At letter J the band will need to switch back to the vivace style of the first movement where the aforementioned instructions again apply. At K there needs to be a building-up of intensity; don’t allow Euphoniums and Basses to be too intrusive in their first entry.

Letter L is at slightly less than half the tempo of the vivace. Observe the maestoso sostenuto instruction but keep in mind it still needs to move along, otherwise momentum may be lost. The melody line (back row cornets and tenor trombones) should be grand in style; strive for fullness of sound – nothing too brittle or pointed.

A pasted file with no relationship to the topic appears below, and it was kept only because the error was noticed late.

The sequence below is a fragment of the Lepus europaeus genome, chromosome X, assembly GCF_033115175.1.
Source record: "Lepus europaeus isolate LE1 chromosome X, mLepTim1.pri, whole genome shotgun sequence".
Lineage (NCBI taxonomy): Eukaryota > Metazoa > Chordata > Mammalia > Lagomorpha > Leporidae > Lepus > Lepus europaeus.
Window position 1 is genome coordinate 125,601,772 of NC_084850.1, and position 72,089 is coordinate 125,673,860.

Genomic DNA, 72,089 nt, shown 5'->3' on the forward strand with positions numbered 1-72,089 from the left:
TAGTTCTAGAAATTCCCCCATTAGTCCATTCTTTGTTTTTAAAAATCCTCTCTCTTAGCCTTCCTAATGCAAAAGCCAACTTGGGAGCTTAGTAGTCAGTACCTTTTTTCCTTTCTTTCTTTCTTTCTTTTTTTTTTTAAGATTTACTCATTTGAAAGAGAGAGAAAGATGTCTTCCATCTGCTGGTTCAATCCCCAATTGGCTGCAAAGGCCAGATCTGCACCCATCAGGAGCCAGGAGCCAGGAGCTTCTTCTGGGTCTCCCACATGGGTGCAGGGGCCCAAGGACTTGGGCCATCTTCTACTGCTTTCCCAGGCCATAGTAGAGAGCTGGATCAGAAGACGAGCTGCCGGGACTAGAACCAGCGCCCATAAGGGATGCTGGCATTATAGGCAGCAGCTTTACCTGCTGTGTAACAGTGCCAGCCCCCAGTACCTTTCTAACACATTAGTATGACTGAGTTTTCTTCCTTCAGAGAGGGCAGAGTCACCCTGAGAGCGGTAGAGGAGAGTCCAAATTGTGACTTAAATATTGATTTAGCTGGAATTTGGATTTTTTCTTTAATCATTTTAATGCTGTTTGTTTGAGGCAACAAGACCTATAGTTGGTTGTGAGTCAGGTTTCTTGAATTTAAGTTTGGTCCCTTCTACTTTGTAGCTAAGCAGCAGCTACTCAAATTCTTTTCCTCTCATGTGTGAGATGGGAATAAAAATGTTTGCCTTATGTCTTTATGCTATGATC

At letter M the poco accel. device is there to increase the sense of energy and momentum. It should really move along at the Presto (bar 159) but save the volume for two bars later; making a statement with the fortissimo. At the allargando there is a reprise of the phrase Thy name is joined with mine bringing the piece to a thrilling conclusion.